This blog is intended to go along with Population: An Introduction to Concepts and Issues, by John R. Weeks, published by Cengage Learning. The latest edition is the 12th (it came out in 2015), but this blog is meant to complement any edition of the book by showing the way in which demographic issues are regularly in the news.

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Monday, July 2, 2018

Health Disparities by State Mainly Reflect Different Levels of Education

I have blogged several times about the differences in health and life expectancy by state in the U.S. In a blog post about a year and half ago I highlighted the research of Professors Jennifer Montez of Syracuse University and Mark Hayward of UT, Austin. Their latest chapter in the story has just been posted on and it highlights the finding that the variability in health disparities around the U.S. are largely found among people at lower educational levels.
The researchers analysed extensive data on adults living in the US from two different surveys: the National Longitudinal Mortality Study and the American Community Survey. The researchers also collected data on the policies and characteristics of all US states. For example, they collected information on the states’ economic environment, income inequality, tobacco control policies, Medicaid coverage, and socio-political factors such as whether the state tends to vote for a Republican or Democratic presidential candidate, as well as characteristics of the states’ populations such as age, sex, race, ethnicity, educational levels. The data collected was then analysed in an attempt to gain a better understanding of the factors behind cross-state health disparities.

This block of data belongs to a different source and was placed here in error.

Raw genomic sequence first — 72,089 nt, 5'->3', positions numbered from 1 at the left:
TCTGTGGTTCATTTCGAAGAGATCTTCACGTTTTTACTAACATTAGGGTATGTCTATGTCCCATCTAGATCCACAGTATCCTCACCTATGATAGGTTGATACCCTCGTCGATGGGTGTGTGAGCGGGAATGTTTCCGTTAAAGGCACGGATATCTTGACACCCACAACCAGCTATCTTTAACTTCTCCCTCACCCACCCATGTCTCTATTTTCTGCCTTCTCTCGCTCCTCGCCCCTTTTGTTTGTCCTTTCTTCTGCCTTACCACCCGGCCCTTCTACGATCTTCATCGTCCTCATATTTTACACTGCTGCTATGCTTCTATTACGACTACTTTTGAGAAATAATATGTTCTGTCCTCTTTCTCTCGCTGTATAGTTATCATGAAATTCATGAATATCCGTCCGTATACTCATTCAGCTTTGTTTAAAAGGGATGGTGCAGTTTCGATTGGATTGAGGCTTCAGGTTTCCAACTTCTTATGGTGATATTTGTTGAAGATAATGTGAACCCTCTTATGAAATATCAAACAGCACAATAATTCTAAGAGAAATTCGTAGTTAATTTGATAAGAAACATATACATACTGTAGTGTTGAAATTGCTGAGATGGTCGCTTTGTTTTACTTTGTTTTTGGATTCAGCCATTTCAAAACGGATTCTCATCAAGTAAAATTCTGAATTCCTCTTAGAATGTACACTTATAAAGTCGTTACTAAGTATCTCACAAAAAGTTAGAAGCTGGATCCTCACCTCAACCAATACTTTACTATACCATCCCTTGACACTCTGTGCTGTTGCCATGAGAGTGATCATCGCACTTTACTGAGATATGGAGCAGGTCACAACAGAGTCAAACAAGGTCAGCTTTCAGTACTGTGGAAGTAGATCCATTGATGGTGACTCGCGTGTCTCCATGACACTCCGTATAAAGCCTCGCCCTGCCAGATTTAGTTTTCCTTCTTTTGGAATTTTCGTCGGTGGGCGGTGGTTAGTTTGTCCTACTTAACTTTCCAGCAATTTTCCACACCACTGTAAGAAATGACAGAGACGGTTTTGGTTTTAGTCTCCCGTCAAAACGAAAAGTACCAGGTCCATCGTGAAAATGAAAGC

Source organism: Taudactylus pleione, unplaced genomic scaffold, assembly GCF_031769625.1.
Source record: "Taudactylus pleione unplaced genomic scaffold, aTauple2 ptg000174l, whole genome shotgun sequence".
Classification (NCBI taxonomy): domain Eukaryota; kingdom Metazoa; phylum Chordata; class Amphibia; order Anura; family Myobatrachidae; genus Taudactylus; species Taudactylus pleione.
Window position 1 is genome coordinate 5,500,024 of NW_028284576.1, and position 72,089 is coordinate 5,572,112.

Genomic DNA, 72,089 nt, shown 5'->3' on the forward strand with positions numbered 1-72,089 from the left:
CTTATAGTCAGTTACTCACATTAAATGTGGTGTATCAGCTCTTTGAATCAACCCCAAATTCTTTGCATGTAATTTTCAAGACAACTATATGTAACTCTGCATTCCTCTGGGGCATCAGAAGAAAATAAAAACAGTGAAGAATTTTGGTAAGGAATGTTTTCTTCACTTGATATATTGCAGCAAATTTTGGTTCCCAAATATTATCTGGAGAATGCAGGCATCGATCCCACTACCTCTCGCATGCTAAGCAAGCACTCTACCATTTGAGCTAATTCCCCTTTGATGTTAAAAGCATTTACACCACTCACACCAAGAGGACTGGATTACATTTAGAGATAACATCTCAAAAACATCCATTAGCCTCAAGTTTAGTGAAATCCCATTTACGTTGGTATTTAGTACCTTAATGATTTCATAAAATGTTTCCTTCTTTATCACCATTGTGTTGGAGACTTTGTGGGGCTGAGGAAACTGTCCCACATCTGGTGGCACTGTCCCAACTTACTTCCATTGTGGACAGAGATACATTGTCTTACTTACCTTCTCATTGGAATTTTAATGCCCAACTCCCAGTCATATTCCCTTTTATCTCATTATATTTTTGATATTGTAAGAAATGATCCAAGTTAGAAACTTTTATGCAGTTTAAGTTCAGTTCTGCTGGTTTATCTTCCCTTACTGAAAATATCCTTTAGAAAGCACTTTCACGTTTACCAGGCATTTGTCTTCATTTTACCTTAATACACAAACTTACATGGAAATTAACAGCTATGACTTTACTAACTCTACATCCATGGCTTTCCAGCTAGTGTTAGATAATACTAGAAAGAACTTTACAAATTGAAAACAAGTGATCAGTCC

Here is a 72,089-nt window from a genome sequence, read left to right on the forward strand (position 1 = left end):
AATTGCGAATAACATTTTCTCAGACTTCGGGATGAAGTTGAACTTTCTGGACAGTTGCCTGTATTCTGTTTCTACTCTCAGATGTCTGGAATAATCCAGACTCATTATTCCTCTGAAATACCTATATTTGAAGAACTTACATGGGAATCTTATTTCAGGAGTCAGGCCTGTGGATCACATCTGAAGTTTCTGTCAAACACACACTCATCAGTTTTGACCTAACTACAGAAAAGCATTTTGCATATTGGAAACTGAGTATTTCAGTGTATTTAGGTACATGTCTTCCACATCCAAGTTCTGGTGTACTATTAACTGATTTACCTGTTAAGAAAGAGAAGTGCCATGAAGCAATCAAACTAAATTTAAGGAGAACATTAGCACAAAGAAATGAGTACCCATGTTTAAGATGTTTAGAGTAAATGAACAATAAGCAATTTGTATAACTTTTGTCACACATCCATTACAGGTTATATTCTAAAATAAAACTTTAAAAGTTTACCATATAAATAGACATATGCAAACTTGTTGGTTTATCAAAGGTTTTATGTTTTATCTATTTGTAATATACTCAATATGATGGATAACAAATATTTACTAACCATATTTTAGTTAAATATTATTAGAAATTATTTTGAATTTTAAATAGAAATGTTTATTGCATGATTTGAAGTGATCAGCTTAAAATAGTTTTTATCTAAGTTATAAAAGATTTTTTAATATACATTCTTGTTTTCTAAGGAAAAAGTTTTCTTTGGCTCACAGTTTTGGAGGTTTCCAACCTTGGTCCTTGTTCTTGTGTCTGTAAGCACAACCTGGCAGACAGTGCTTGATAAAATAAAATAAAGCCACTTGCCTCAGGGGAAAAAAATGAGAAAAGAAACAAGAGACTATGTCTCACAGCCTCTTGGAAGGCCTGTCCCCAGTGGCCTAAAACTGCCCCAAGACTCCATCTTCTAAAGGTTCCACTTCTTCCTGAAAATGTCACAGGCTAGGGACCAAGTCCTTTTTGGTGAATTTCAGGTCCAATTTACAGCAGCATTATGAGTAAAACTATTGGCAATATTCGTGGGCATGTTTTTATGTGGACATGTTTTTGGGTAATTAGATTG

Drs Montez and Hayward found education level to be one of the strongest predictors of health and mortality rates among US residents. This is aligned with past research findings highlighting the impact of education on an individuals’ health. ‘In the United States, one of the best predictors of how healthy and long someone will live is their education level,’ says Dr Montez. ‘More years of schooling generally translate into better health and longer life.’
When I first saw this I jumped to the conclusion that it might be due to differing levels of access to health care. But the research suggests a more complicated relationship.
‘Education provides people with a large bucket of resources that they can use to create a healthy life,’ explains Dr Montez. ‘For example, people with more schooling tend to be employed in jobs they enjoy and that stimulate their minds, to marry and stay married, to have large and beneficial social networks, to feel in control of their life, and to engage in healthy behaviours like exercising and avoiding tobacco.’
The positive effects of education on health, therefore, go beyond those derived from generally higher salaries, such as access to more expensive medical services. While imparting field-specific knowledge or skills, education also teaches people how to navigate modern society and look after themselves as well as their families and friends. This tends to improve their health and wellbeing, while also opening a broader range of social and economic opportunities for these individuals.
This is important on-going research and we need to keep our eyes open for the next round of findings. 

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